« Reply #113 on: September 10, 2010, 09:38:22 pm »
Sounds good, Brett!  Drop me a pm once you get some avail time. I look forward to seeing CB Central at your place!

Offline RAF122S

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Re: Seamus - '74 550
« Reply #114 on: September 11, 2010, 12:14:54 am »
love your polishing work!

David
David- back in the desert SW!

Offline Stev-o

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Re: Seamus - '74 550
« Reply #115 on: September 11, 2010, 07:07:11 am »
Thanks for the write up on Polishing 101 - very detailed! I have a bench grinder at work and may give it a shot.
However, I just bought a polished rear brake for $30! Couldn't pass it up at that price.

Haven't met Brett, but seems like a good guy - I think I sold him a seat?
'74 "Big Bang" Honda 750K [836].....'71 Honda 750K project.....'76 Honda 550F.....K3 Park Racer.....K5 Fiddy Dolla Special!......CB500 Fiddy Dolla Special too!!............plus plus plus.........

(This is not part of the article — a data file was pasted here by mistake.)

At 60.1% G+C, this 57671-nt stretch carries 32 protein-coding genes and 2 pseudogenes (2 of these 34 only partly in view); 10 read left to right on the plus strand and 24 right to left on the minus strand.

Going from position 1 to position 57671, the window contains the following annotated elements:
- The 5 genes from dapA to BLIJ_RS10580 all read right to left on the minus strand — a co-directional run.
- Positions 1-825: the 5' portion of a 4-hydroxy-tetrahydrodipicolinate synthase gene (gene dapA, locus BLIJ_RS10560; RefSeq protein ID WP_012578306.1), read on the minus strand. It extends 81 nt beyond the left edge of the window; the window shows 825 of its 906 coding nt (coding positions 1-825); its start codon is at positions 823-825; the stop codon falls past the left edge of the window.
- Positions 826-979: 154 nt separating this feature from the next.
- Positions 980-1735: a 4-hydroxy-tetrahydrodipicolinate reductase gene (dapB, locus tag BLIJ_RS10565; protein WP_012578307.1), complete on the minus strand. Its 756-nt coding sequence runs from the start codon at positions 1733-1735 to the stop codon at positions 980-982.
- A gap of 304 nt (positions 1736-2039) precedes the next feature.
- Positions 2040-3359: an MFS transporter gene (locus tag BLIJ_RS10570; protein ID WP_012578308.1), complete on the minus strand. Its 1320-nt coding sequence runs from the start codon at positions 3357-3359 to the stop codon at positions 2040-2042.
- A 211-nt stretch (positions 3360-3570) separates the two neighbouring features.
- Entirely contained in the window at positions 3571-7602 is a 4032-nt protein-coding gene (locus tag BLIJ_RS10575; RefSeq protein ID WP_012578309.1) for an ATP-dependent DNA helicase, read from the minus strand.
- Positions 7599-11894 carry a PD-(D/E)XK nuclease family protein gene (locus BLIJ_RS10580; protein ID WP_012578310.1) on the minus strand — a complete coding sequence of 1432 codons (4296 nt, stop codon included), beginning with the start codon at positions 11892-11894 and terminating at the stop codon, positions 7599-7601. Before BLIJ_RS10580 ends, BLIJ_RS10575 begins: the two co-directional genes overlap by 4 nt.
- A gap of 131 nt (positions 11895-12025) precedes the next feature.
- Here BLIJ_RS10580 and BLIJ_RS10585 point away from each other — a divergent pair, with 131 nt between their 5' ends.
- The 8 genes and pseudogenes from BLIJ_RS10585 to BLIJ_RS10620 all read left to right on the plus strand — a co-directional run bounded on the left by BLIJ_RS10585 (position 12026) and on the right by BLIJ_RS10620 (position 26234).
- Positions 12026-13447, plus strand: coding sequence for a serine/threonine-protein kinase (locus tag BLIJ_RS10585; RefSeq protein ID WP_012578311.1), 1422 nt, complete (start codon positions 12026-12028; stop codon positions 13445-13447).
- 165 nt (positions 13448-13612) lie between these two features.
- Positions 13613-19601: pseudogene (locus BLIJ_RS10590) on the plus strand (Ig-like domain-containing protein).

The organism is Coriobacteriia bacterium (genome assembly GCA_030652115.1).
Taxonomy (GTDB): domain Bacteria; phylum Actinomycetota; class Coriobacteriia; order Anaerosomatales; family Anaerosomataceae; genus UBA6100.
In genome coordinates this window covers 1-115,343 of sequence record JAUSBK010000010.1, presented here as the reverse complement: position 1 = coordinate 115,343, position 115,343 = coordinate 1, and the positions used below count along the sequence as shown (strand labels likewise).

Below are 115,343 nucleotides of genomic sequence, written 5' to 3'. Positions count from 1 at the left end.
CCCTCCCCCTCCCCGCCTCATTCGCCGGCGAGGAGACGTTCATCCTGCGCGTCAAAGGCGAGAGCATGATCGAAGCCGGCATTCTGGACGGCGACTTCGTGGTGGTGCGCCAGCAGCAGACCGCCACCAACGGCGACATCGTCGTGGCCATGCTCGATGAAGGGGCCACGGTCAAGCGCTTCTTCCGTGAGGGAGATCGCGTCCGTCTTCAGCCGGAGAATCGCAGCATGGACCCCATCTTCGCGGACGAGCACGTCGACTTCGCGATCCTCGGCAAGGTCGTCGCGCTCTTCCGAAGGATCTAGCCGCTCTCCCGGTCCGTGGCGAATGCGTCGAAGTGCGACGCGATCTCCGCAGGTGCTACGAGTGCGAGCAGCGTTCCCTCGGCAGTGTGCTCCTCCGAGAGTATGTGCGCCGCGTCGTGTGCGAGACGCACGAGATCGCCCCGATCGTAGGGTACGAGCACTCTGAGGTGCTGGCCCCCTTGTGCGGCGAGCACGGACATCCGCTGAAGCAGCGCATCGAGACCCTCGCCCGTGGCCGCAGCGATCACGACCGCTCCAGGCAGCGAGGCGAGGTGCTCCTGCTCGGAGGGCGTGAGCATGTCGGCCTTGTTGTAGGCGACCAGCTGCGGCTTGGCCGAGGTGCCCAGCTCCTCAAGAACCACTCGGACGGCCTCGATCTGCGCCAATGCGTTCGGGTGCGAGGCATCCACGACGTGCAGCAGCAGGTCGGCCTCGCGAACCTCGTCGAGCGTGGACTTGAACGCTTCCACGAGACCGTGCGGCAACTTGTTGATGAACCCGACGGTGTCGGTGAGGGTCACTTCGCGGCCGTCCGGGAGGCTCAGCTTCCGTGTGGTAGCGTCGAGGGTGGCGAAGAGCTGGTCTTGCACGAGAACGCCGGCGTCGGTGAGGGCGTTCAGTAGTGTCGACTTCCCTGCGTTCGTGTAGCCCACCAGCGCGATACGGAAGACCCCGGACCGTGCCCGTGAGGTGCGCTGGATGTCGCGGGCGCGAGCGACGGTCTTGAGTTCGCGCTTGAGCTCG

Offline brett_bike

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Re: Seamus - '74 550
« Reply #116 on: September 12, 2010, 09:15:57 pm »
Yep, Meriggi sold me the seat for my 550 super sport, but I have yet to have it recovered.  Thanks again buddy.

And yes, I am a good guy, just ask me, I'll tell ya.

Offline theofam

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Re: Seamus - '74 550
« Reply #117 on: September 29, 2010, 07:26:24 pm »
Had a great 4 hours in the garage today. I harkened back to kindergarten days and learned how to make a triangle.


Unlike kindergarten and the grass fire I started while burning ants with a magnifying glass, the grinder's sparks thankfully kept the garage in one piece. I learned an expensive lesson and trashed my prescription glasses with flying embers. My wife, always thinking, wanted to know why I didn't just pop in the contacts and don the safety glasses. I think she needs to take over the build - I'd be riding Seamus right now if she had!

Anyone have a 550/500 4-1 they're looking to unload?  I just missed a real nice one on eBay last night.